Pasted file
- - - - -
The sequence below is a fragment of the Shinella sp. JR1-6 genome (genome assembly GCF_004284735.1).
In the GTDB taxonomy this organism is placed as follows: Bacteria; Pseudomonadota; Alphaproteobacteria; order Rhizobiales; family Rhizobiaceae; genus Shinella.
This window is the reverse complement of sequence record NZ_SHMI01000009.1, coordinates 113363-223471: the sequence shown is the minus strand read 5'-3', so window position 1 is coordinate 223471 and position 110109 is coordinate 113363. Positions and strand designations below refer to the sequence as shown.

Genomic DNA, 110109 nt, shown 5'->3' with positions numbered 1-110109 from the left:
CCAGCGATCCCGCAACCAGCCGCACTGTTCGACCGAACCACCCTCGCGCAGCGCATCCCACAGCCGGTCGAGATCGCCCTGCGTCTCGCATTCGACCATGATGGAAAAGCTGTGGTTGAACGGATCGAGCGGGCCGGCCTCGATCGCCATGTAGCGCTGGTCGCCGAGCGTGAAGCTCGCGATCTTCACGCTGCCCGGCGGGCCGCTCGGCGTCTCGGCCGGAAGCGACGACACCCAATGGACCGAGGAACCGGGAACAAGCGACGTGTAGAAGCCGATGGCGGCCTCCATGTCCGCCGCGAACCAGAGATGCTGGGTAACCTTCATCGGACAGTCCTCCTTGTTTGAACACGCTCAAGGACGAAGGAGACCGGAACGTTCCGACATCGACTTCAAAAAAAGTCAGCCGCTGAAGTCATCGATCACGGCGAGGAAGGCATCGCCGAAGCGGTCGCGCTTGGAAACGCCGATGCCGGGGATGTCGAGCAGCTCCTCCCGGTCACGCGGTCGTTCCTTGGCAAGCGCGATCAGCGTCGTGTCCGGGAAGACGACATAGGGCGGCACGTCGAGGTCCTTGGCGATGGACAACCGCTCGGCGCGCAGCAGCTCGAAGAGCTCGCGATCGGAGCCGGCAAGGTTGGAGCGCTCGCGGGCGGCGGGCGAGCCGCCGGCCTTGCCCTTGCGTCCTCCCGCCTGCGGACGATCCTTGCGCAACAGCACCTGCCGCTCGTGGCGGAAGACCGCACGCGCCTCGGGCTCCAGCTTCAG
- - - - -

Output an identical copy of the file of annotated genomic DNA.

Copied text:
The sequence below is a fragment of the Shinella sp. JR1-6 genome (genome assembly GCF_004284735.1).
In the GTDB taxonomy this organism is placed as follows: Bacteria; Pseudomonadota; Alphaproteobacteria; order Rhizobiales; family Rhizobiaceae; genus Shinella.
This window is the reverse complement of sequence record NZ_SHMI01000009.1, coordinates 113363-223471: the sequence shown is the minus strand read 5'-3', so window position 1 is coordinate 223471 and position 110109 is coordinate 113363. Positions and strand designations below refer to the sequence as shown.

Genomic DNA, 110109 nt, shown 5'->3' with positions numbered 1-110109 from the left:
CCAGCGATCCCGCAACCAGCCGCACTGTTCGACCGAACCACCCTCGCGCAGCGCATCCCACAGCCGGTCGAGATCGCCCTGCGTCTCGCATTCGACCATGATGGAAAAGCTGTGGTTGAACGGATCGAGCGGGCCGGCCTCGATCGCCATGTAGCGCTGGTCGCCGAGCGTGAAGCTCGCGATCTTCACGCTGCCCGGCGGGCCGCTCGGCGTCTCGGCCGGAAGCGACGACACCCAATGGACCGAGGAACCGGGAACAAGCGACGTGTAGAAGCCGATGGCGGCCTCCATGTCCGCCGCGAACCAGAGATGCTGGGTAACCTTCATCGGACAGTCCTCCTTGTTTGAACACGCTCAAGGACGAAGGAGACCGGAACGTTCCGACATCGACTTCAAAAAAAGTCAGCCGCTGAAGTCATCGATCACGGCGAGGAAGGCATCGCCGAAGCGGTCGCGCTTGGAAACGCCGATGCCGGGGATGTCGAGCAGCTCCTCCCGGTCACGCGGTCGTTCCTTGGCAAGCGCGATCAGCGTCGTGTCCGGGAAGACGACATAGGGCGGCACGTCGAGGTCCTTGGCGATGGACAACCGCTCGGCGCGCAGCAGCTCGAAGAGCTCGCGATCGGAGCCGGCAAGGTTGGAGCGCTCGCGGGCGGCGGGCGAGCCGCCGGCCTTGCCCTTGCGTCCTCCCGCCTGCGGACGATCCTTGCGCAACAGCACCTGCCGCTCGTGGCGGAAGACCGCACGCGCCTCGGGCTCCAGCTTCAG